Despite the mass public protests, and the objection of many of Israel’s former senior military and security officials, earlier today (Monday 24 July 2023) the “Unreasonableness amendment” passed the second and third readings in the Knesset and became law.
What is the amendment?
Israel’s administrative law is part of the country’s common law, namely law created over the years through judicial precedent. Much of this law concerns the grounds for judicial review over administrative action, exercised mainly, but not solely, by the Supreme Court, sitting as the High Court of Justice (Bagatz). The first and most basic grounds for review are lack of legal authority for the particular administrative act. However, when there formal legal authority to perform an act or make a decision, such as appointment of a senior official, or more mundanely, granting a licence needed for a procession in the streets, the discretion of the authorised body is subject to review on a number of grounds: that the decision was based on an improper purpose, that illegitimate factors were considered in making the decision; that the decision was discriminatory, or that there was no proper factual foundation for the decision. Even when no such grounds exist the courts may overrule a decision if is manifestly unreasonable. In theory the notion of unreasonableness is used when the decision-maker considered all relevant factors, but the weight assigned to some were so unbalanced as to make the decision manifestly unreasonable. In practice, the “unreasonableness” doctrine has been employed to overrule appointments of ministers and senior public officials who are either being indicted for serious offences of corruption, or have been convicted in the past of serious offences, or when the Court knows that the real reasons for the decision were improper or corrupt.
The decision of the Supreme Court to force PM Yitzchak Rabin to dismiss a minister charged with corruption, and the subsequent decision of the Court to overrule the appointment of the same individual as a minister in PM Netanyahu’s government after he had been convicted of tax offences, was one of the main factors which led to demands to abolish “unreasonableness” as grounds for judicial review of the decisions by the Cabinet and its ministers. The ostensible arguments of the proponents of the law to abolish the “unreasonableness” doctrine is that decisions should remain in the hands of elected politicians.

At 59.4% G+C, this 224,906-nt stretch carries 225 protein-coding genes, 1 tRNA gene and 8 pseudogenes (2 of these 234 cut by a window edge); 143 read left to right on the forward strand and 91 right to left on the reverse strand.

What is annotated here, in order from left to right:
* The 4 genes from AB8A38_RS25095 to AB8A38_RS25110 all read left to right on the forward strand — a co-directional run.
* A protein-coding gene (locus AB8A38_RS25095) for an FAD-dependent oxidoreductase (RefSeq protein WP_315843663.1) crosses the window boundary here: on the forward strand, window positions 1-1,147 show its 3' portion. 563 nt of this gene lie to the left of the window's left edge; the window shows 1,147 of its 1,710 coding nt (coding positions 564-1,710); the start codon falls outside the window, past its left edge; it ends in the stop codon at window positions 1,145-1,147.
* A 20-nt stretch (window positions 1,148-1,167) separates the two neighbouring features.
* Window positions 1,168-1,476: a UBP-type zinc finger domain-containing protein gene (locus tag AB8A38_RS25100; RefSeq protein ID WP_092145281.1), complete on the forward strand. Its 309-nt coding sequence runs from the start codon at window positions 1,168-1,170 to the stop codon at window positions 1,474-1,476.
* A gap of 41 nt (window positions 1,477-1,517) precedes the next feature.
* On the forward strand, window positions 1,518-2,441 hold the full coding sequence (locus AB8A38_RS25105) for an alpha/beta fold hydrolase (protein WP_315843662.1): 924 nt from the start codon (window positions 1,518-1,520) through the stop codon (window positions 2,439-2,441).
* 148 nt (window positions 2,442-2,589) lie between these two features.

The law abolishing the “unreasonableness” doctrine of review was passed as an amendment to Israel’s Basic Law: The Judiciary, which defines the jurisdiction of the High Court of Justice. The amendment states that the Court may not consider a petition challenging any decision of the Cabinet or its ministers on the grounds that the decision is unreasonable. This will apply to any decision relating to appointments by the Cabinet or its ministers.
When examined removed from the present context the present amendment may not seem that drastic. But it must be seen as the first part of the government’s plan to weaken the Supreme Court and to free the government from any effective constraint on unbridled use of its powers. The clear intention is to create an authoritarian regime in which the executive branch can do more or less what it likes.
The danger of the new law is not so much in the field of individual rights, as protection of these rights does not rely on the “unreasonableness” doctrine. Rather it is in the field of corruption, both in the use (or rather misuse) of public funds and in the field of government appointments. The biggest immediate threat will be a government decision to dismiss the Attorney General and to replace her with a lawyer who will withdraw the prosecution of Netanyahu on charges of corruption.
The effect of the law cannot be gauged solely by the number of cases in which the Supreme Court will be constrained from intervening in corrupt actions. The law will weaken the power of ministry legal advisers who will be constrained from stopping decisions that are likely to be regarded as manifestly unreasonable.
A number of paths are open. Various groups have already prepared petitions to the Supreme Court challenging the constitutionality of the amendment on various grounds. One of the problems these petitions face is that we are talking about an amendment to a basic law that is regarded as part of Israel’s constitution. The government has taken the line that basic laws are not subject to judicial review. The Court will have to decide whether to accept arguments based on the idea of misuse of constitutional power, or of an unconstitutional constitutional amendment. It may also have to consider whether to interfere on the grounds of flaws in the parliamentary process in enacting the law. Another path is simply to try to circumvent the amendment by challenging corrupt acts or inappropriate appointments on other grounds, such as lack of proportionality, or consideration of improper considerations.
All this is on the legal level. The political struggle must, and will, continue. It is the only real way of preventing another step in the present government’s plan to dismantle Israel’s democratic institutions.
24 July 2023
David Kretzmer, Emeritus Professor of Constitutional Law, Hebrew University of Jerusalem